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I am trying to track down the original artist for the Zodiac diagram found here. I would like to obtain permission to use the diagram as an illustration in an astronomy book I have written.

The diagram can be found at many locations on the web, but, as far as I can tell, none of them claim copyright nor mention the diagram's original creator.

The link above appears to point to the earliest version. It is on the blog of Peter Christoforou, but there is no contact information for him listed there.

Does anyone have information that would help me track down the source of this diagram?

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    $\begingroup$ Good for you caring. Do you need specifically that image? It looks like the sort of thing a competent graphical artist could make in half an hour. $\endgroup$
    – James K
    Jun 3 at 4:13
  • $\begingroup$ That guy still seems active and other places list him as source of the image they use. As astronomytrek.com is his site, you can try some random e-mail addresses like info@ webmaster@ or so in order to reach him (the site doesn't list contact info afaik) $\endgroup$ Jun 3 at 8:40
  • $\begingroup$ This could belong on the meta. $\endgroup$ Jun 3 at 13:28
  • $\begingroup$ I realized yesterday that the linked image has a problem: the asterisms on the front (lower) half are inverted. That is, they appear as if viewed from Earth rather than from the diagram's viewpoint. Consequentially, I can't use the diagram after all. Thank you all for your replies. $\endgroup$ Jun 5 at 13:54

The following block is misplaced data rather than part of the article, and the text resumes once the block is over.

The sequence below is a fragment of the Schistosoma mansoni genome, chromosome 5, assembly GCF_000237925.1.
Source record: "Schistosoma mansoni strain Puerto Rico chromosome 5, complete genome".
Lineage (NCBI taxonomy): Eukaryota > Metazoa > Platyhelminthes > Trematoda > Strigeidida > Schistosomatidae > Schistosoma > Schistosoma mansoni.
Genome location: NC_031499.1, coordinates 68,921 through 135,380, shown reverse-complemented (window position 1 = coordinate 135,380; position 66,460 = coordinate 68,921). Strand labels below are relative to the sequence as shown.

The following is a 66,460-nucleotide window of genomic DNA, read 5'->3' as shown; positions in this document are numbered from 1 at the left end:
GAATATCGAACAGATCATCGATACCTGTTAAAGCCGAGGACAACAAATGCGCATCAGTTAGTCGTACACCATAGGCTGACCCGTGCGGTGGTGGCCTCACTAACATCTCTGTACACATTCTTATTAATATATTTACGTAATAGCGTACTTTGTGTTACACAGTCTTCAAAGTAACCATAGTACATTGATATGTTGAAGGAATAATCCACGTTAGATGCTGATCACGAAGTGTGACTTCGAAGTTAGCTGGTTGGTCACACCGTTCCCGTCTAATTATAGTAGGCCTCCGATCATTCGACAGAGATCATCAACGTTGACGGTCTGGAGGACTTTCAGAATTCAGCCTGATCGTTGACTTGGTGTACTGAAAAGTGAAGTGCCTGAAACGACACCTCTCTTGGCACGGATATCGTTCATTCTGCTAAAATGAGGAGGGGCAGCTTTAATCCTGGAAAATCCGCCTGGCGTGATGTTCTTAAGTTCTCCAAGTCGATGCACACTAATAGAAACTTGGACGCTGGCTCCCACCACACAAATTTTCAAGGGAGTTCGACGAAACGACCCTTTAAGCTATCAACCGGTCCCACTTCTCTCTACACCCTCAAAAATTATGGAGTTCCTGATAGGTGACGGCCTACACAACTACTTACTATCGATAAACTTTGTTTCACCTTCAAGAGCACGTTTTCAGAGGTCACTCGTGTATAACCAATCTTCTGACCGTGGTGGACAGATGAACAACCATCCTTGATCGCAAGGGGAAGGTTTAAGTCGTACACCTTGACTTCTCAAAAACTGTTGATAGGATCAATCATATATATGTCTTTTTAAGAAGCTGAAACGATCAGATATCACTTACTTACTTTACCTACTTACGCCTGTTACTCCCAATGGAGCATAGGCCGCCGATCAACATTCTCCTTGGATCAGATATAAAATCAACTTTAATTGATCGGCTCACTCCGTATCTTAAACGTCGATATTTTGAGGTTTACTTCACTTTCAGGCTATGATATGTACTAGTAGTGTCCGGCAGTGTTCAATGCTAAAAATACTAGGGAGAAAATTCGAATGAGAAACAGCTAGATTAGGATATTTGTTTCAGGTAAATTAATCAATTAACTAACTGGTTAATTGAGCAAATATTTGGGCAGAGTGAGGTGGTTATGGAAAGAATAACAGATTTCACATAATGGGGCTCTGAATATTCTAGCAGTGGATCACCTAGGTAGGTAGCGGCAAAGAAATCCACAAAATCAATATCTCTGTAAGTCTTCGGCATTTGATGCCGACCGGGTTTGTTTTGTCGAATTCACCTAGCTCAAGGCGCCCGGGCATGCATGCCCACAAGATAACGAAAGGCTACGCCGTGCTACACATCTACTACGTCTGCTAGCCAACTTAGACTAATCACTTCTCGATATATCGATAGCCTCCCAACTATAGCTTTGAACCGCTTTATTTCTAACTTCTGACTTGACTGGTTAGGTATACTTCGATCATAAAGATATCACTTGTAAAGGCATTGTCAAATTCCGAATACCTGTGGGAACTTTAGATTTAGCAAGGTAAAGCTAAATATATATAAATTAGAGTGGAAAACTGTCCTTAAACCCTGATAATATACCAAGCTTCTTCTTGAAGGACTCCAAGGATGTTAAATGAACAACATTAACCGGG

• $\begingroup$ If you need one that’s properly oriented, I can make that for you rather easily. My day job is graphic designer… $\endgroup$ Jul 6 at 1:43
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Here is a slightly older blog post with a slightly crisper version of that image. A higher resolution version with month labels appears in a 2019 SyFy article and in various blogs dating back to 2014 or earlier. Years of missing or inadequate attribution have made the true origin difficult to determine.

The month labels correspond not to the constellations shown but to the tropical signs, 30° blocks of ecliptic longitude named after the constellations which were nearest over 2000 years ago. The signs have moved almost 30° westward due to precession since then. To avoid confusion, you should remove or replace the month labels.

If you follow James K's suggestion to create a new image, you or a collaborator could use planetarium software for accurate placement, and then it would be appropriate to credit the software.

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